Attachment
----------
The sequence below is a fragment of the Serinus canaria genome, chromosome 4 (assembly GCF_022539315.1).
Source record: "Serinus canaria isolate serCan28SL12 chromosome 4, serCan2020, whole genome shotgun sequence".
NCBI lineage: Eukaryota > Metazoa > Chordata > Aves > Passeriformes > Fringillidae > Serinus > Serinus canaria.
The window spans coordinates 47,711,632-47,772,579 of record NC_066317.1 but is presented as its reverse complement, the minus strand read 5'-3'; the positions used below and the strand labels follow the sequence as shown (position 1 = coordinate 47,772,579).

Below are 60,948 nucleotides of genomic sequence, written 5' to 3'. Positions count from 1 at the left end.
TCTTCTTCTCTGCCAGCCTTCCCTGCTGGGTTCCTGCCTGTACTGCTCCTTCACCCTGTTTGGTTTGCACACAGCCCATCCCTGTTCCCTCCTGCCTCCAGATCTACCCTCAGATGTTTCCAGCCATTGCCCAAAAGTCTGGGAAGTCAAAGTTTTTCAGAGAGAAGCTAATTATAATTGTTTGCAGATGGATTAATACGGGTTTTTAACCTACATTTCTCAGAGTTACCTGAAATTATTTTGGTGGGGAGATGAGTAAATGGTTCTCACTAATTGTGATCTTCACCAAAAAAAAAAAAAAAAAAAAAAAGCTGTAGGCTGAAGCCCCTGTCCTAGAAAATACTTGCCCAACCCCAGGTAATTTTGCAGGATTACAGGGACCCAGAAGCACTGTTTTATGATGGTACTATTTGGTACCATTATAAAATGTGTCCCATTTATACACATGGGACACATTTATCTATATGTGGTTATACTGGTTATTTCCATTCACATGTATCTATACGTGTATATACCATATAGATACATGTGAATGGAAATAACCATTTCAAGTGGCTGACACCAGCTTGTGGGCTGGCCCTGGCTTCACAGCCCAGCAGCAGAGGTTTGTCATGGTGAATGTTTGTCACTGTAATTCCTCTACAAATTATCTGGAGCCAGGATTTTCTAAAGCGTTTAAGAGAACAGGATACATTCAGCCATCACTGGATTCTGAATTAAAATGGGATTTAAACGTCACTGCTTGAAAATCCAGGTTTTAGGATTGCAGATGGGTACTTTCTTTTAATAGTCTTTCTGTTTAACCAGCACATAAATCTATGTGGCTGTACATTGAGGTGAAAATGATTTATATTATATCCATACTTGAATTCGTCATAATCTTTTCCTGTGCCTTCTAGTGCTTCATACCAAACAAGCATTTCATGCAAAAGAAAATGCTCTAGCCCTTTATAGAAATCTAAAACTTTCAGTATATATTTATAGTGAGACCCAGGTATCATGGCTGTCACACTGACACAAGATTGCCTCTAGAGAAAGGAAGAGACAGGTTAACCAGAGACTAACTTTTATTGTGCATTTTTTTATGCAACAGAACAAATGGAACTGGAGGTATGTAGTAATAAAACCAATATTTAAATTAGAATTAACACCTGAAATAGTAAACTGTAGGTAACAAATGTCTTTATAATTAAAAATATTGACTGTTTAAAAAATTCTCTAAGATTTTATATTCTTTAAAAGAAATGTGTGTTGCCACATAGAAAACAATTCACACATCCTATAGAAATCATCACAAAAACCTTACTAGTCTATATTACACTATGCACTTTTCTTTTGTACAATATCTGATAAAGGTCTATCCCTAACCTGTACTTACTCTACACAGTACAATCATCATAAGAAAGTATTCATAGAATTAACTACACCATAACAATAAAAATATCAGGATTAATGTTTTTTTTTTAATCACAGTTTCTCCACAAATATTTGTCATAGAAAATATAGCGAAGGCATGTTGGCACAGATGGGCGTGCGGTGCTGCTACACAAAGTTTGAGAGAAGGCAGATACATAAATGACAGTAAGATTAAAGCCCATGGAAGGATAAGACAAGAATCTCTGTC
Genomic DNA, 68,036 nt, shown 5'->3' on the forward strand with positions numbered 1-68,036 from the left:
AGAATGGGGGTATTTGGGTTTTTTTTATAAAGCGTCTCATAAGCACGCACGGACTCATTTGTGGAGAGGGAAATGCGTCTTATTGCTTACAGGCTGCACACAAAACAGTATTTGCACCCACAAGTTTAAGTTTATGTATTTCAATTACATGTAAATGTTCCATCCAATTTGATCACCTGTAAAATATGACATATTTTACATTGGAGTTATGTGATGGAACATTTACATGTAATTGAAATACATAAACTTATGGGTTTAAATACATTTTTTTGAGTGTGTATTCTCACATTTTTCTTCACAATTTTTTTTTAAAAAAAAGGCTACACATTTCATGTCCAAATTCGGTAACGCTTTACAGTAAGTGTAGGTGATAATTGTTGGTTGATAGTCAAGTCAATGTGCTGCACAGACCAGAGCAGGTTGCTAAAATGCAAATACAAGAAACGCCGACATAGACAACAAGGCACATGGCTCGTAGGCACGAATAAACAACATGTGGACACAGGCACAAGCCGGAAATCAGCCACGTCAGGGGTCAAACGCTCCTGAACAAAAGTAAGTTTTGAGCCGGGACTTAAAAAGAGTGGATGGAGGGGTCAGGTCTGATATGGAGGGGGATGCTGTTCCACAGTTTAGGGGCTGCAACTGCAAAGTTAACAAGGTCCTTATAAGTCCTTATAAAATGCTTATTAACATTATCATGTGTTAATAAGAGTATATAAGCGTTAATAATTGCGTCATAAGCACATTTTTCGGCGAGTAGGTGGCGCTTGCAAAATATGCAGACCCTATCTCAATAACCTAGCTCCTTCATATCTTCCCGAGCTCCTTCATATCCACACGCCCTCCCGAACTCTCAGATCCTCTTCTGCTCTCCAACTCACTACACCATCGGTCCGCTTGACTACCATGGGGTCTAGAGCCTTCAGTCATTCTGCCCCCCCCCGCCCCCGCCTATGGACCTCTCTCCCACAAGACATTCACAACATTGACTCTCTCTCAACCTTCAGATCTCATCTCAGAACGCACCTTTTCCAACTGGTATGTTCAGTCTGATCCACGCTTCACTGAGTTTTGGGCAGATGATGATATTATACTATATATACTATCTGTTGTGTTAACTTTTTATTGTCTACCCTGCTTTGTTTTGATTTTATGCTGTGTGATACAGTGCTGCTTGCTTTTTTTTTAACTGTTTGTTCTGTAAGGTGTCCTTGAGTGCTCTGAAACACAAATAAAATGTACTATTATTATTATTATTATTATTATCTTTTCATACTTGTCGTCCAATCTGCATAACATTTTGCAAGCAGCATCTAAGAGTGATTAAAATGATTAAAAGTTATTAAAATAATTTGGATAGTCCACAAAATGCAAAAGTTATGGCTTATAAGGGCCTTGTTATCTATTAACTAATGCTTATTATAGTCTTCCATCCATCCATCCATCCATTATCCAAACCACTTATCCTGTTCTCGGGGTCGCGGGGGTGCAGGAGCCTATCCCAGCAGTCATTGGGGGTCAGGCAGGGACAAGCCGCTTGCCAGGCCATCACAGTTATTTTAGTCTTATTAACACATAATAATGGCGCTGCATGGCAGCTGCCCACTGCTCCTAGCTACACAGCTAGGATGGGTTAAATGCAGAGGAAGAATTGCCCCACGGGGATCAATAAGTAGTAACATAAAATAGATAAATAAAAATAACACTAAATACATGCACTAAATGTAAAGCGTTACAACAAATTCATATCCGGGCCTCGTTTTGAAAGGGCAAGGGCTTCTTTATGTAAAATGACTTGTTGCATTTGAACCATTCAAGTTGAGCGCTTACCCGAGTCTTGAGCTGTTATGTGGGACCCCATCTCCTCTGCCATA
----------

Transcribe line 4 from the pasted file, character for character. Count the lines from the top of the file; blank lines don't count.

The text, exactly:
The window spans coordinates 47,711,632-47,772,579 of record NC_066317.1 but is presented as its reverse complement, the minus strand read 5'-3'; the positions used below and the strand labels follow the sequence as shown (position 1 = coordinate 47,772,579).